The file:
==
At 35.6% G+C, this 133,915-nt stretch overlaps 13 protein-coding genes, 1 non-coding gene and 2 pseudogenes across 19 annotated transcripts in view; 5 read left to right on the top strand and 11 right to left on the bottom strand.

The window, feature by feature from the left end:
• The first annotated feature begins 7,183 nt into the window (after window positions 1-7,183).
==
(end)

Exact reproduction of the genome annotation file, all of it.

At 35.6% G+C, this 133,915-nt stretch overlaps 13 protein-coding genes, 1 non-coding gene and 2 pseudogenes across 19 annotated transcripts in view; 5 read left to right on the top strand and 11 right to left on the bottom strand.

The window, feature by feature from the left end:
• The first annotated feature begins 7,183 nt into the window (after window positions 1-7,183).